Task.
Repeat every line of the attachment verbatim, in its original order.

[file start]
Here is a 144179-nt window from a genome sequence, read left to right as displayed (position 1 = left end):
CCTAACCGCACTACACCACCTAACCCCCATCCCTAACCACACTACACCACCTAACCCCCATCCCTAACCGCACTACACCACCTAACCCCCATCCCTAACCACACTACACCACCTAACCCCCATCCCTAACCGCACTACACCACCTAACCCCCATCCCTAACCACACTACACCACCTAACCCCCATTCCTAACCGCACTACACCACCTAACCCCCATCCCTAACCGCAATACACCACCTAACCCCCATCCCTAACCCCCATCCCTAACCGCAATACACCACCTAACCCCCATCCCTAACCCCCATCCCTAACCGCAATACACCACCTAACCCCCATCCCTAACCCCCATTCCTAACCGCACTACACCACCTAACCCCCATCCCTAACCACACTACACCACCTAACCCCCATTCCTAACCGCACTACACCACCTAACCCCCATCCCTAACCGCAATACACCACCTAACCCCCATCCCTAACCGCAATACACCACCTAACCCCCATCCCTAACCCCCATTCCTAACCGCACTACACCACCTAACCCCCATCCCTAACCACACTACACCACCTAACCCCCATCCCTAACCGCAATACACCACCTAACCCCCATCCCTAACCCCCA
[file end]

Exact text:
Here is a 144179-nt window from a genome sequence, read left to right as displayed (position 1 = left end):
CCTAACCGCACTACACCACCTAACCCCCATCCCTAACCACACTACACCACCTAACCCCCATCCCTAACCGCACTACACCACCTAACCCCCATCCCTAACCACACTACACCACCTAACCCCCATCCCTAACCGCACTACACCACCTAACCCCCATCCCTAACCACACTACACCACCTAACCCCCATTCCTAACCGCACTACACCACCTAACCCCCATCCCTAACCGCAATACACCACCTAACCCCCATCCCTAACCCCCATCCCTAACCGCAATACACCACCTAACCCCCATCCCTAACCCCCATCCCTAACCGCAATACACCACCTAACCCCCATCCCTAACCCCCATTCCTAACCGCACTACACCACCTAACCCCCATCCCTAACCACACTACACCACCTAACCCCCATTCCTAACCGCACTACACCACCTAACCCCCATCCCTAACCGCAATACACCACCTAACCCCCATCCCTAACCGCAATACACCACCTAACCCCCATCCCTAACCCCCATTCCTAACCGCACTACACCACCTAACCCCCATCCCTAACCACACTACACCACCTAACCCCCATCCCTAACCGCAATACACCACCTAACCCCCATCCCTAACCCCCA